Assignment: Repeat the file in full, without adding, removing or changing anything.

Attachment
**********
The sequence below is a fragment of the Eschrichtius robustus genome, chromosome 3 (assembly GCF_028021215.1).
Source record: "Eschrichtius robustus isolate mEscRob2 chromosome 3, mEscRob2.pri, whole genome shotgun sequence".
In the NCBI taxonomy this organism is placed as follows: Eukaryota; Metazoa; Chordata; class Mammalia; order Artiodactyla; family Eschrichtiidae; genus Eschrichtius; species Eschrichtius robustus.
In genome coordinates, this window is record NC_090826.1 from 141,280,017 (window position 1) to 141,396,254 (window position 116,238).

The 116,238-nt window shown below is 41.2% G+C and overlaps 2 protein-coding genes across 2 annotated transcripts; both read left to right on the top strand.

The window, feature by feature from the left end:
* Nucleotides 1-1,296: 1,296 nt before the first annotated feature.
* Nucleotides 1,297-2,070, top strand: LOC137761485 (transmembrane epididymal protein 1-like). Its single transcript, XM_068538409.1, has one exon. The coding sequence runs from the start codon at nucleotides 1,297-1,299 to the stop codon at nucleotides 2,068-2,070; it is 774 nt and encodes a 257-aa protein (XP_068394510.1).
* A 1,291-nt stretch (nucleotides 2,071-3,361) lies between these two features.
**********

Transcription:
The sequence below is a fragment of the Eschrichtius robustus genome, chromosome 3 (assembly GCF_028021215.1).
Source record: "Eschrichtius robustus isolate mEscRob2 chromosome 3, mEscRob2.pri, whole genome shotgun sequence".
In the NCBI taxonomy this organism is placed as follows: Eukaryota; Metazoa; Chordata; class Mammalia; order Artiodactyla; family Eschrichtiidae; genus Eschrichtius; species Eschrichtius robustus.
In genome coordinates, this window is record NC_090826.1 from 141,280,017 (window position 1) to 141,396,254 (window position 116,238).

The 116,238-nt window shown below is 41.2% G+C and overlaps 2 protein-coding genes across 2 annotated transcripts; both read left to right on the top strand.

The window, feature by feature from the left end:
* Nucleotides 1-1,296: 1,296 nt before the first annotated feature.
* Nucleotides 1,297-2,070, top strand: LOC137761485 (transmembrane epididymal protein 1-like). Its single transcript, XM_068538409.1, has one exon. The coding sequence runs from the start codon at nucleotides 1,297-1,299 to the stop codon at nucleotides 2,068-2,070; it is 774 nt and encodes a 257-aa protein (XP_068394510.1).
* A 1,291-nt stretch (nucleotides 2,071-3,361) lies between these two features.